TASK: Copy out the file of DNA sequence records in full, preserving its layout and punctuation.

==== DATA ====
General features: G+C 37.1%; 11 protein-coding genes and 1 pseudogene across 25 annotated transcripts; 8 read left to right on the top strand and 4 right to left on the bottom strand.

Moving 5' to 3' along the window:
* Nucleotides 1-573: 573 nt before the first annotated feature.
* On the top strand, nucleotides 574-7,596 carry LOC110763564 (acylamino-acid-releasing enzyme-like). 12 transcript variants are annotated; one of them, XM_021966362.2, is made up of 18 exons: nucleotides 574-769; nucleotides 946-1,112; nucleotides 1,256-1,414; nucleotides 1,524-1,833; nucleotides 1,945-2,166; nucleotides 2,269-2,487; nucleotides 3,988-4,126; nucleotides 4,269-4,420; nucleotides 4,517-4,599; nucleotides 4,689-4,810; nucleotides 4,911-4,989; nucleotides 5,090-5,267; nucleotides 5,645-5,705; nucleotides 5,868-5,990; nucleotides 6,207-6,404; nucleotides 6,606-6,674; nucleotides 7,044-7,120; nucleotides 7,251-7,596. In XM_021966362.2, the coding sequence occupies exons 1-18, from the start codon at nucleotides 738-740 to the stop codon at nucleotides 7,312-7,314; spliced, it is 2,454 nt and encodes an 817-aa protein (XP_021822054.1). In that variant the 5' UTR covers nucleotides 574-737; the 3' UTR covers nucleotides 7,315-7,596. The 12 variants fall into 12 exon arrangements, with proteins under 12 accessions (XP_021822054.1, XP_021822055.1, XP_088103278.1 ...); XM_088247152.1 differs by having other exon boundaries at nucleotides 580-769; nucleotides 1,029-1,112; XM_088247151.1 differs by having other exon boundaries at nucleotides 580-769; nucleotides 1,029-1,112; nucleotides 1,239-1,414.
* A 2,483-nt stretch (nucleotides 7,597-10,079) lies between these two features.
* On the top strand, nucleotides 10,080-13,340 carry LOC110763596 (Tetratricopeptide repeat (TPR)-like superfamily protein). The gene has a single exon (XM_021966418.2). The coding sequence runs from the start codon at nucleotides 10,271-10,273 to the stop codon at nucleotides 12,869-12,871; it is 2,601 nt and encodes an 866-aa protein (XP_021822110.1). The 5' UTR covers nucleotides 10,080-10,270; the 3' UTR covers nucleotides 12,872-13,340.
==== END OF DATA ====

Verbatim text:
General features: G+C 37.1%; 11 protein-coding genes and 1 pseudogene across 25 annotated transcripts; 8 read left to right on the top strand and 4 right to left on the bottom strand.

Moving 5' to 3' along the window:
* Nucleotides 1-573: 573 nt before the first annotated feature.
* On the top strand, nucleotides 574-7,596 carry LOC110763564 (acylamino-acid-releasing enzyme-like). 12 transcript variants are annotated; one of them, XM_021966362.2, is made up of 18 exons: nucleotides 574-769; nucleotides 946-1,112; nucleotides 1,256-1,414; nucleotides 1,524-1,833; nucleotides 1,945-2,166; nucleotides 2,269-2,487; nucleotides 3,988-4,126; nucleotides 4,269-4,420; nucleotides 4,517-4,599; nucleotides 4,689-4,810; nucleotides 4,911-4,989; nucleotides 5,090-5,267; nucleotides 5,645-5,705; nucleotides 5,868-5,990; nucleotides 6,207-6,404; nucleotides 6,606-6,674; nucleotides 7,044-7,120; nucleotides 7,251-7,596. In XM_021966362.2, the coding sequence occupies exons 1-18, from the start codon at nucleotides 738-740 to the stop codon at nucleotides 7,312-7,314; spliced, it is 2,454 nt and encodes an 817-aa protein (XP_021822054.1). In that variant the 5' UTR covers nucleotides 574-737; the 3' UTR covers nucleotides 7,315-7,596. The 12 variants fall into 12 exon arrangements, with proteins under 12 accessions (XP_021822054.1, XP_021822055.1, XP_088103278.1 ...); XM_088247152.1 differs by having other exon boundaries at nucleotides 580-769; nucleotides 1,029-1,112; XM_088247151.1 differs by having other exon boundaries at nucleotides 580-769; nucleotides 1,029-1,112; nucleotides 1,239-1,414.
* A 2,483-nt stretch (nucleotides 7,597-10,079) lies between these two features.
* On the top strand, nucleotides 10,080-13,340 carry LOC110763596 (Tetratricopeptide repeat (TPR)-like superfamily protein). The gene has a single exon (XM_021966418.2). The coding sequence runs from the start codon at nucleotides 10,271-10,273 to the stop codon at nucleotides 12,869-12,871; it is 2,601 nt and encodes an 866-aa protein (XP_021822110.1). The 5' UTR covers nucleotides 10,080-10,270; the 3' UTR covers nucleotides 12,872-13,340.